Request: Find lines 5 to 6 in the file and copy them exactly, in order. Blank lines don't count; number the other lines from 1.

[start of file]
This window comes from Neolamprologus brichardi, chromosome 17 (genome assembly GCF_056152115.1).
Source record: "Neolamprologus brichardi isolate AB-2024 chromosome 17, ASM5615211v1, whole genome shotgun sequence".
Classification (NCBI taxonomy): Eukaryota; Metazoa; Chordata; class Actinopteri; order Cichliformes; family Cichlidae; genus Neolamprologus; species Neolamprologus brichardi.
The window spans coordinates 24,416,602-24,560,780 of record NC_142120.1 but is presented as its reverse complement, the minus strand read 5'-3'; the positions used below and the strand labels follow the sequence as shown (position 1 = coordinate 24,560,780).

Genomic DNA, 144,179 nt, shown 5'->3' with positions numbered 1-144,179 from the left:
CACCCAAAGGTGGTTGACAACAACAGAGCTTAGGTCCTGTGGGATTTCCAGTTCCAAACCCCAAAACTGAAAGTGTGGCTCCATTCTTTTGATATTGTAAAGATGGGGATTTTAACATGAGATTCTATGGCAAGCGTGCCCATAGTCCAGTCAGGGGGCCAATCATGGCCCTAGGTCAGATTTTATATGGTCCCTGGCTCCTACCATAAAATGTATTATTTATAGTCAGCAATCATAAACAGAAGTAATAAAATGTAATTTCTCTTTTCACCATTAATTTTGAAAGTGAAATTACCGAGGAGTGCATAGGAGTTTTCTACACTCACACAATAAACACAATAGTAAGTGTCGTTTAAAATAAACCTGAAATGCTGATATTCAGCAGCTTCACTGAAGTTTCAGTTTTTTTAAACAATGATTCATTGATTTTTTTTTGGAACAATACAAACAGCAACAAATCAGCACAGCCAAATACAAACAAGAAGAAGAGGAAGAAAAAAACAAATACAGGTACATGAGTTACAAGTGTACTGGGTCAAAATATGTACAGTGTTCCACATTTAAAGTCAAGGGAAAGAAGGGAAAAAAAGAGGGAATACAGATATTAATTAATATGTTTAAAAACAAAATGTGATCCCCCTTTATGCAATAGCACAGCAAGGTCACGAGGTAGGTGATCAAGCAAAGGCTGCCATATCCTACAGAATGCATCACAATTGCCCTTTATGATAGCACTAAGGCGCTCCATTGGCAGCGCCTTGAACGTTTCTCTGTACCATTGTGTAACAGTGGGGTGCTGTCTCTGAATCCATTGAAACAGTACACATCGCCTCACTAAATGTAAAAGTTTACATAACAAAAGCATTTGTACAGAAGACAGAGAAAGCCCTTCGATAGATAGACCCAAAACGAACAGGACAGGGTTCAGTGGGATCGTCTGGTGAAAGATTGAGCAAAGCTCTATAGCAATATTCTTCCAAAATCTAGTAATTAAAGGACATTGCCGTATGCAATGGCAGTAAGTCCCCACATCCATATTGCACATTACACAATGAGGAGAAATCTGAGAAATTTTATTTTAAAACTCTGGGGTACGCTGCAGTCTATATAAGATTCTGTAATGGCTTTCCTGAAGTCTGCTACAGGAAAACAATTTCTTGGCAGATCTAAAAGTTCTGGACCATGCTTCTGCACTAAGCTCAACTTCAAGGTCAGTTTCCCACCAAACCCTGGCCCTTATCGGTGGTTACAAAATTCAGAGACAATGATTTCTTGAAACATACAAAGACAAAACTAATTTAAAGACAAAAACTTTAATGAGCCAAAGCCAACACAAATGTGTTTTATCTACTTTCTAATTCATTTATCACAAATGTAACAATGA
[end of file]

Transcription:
Genomic DNA, 144,179 nt, shown 5'->3' with positions numbered 1-144,179 from the left:
CACCCAAAGGTGGTTGACAACAACAGAGCTTAGGTCCTGTGGGATTTCCAGTTCCAAACCCCAAAACTGAAAGTGTGGCTCCATTCTTTTGATATTGTAAAGATGGGGATTTTAACATGAGATTCTATGGCAAGCGTGCCCATAGTCCAGTCAGGGGGCCAATCATGGCCCTAGGTCAGATTTTATATGGTCCCTGGCTCCTACCATAAAATGTATTATTTATAGTCAGCAATCATAAACAGAAGTAATAAAATGTAATTTCTCTTTTCACCATTAATTTTGAAAGTGAAATTACCGAGGAGTGCATAGGAGTTTTCTACACTCACACAATAAACACAATAGTAAGTGTCGTTTAAAATAAACCTGAAATGCTGATATTCAGCAGCTTCACTGAAGTTTCAGTTTTTTTAAACAATGATTCATTGATTTTTTTTTGGAACAATACAAACAGCAACAAATCAGCACAGCCAAATACAAACAAGAAGAAGAGGAAGAAAAAAACAAATACAGGTACATGAGTTACAAGTGTACTGGGTCAAAATATGTACAGTGTTCCACATTTAAAGTCAAGGGAAAGAAGGGAAAAAAAGAGGGAATACAGATATTAATTAATATGTTTAAAAACAAAATGTGATCCCCCTTTATGCAATAGCACAGCAAGGTCACGAGGTAGGTGATCAAGCAAAGGCTGCCATATCCTACAGAATGCATCACAATTGCCCTTTATGATAGCACTAAGGCGCTCCATTGGCAGCGCCTTGAACGTTTCTCTGTACCATTGTGTAACAGTGGGGTGCTGTCTCTGAATCCATTGAAACAGTACACATCGCCTCACTAAATGTAAAAGTTTACATAACAAAAGCATTTGTACAGAAGACAGAGAAAGCCCTTCGATAGATAGACCCAAAACGAACAGGACAGGGTTCAGTGGGATCGTCTGGTGAAAGATTGAGCAAAGCTCTATAGCAATATTCTTCCAAAATCTAGTAATTAAAGGACATTGCCGTATGCAATGGCAGTAAGTCCCCACATCCATATTGCACATTACACAATGAGGAGAAATCTGAGAAATTTTATTTTAAAACTCTGGGGTACGCTGCAGTCTATATAAGATTCTGTAATGGCTTTCCTGAAGTCTGCTACAGGAAAACAATTTCTTGGCAGATCTAAAAGTTCTGGACCATGCTTCTGCACTAAGCTCAACTTCAAGGTCAGTTTCCCACCAAACCCTGGCCCTTATCGGTGGTTACAAAATTCAGAGACAATGATTTCTTGAAACATACAAAGACAAAACTAATTTAAAGACAAAAACTTTAATGAGCCAAAGCCAACACAAATGTGTTTTATCTACTTTCTAATTCATTTATCACAAATGTAACAATGA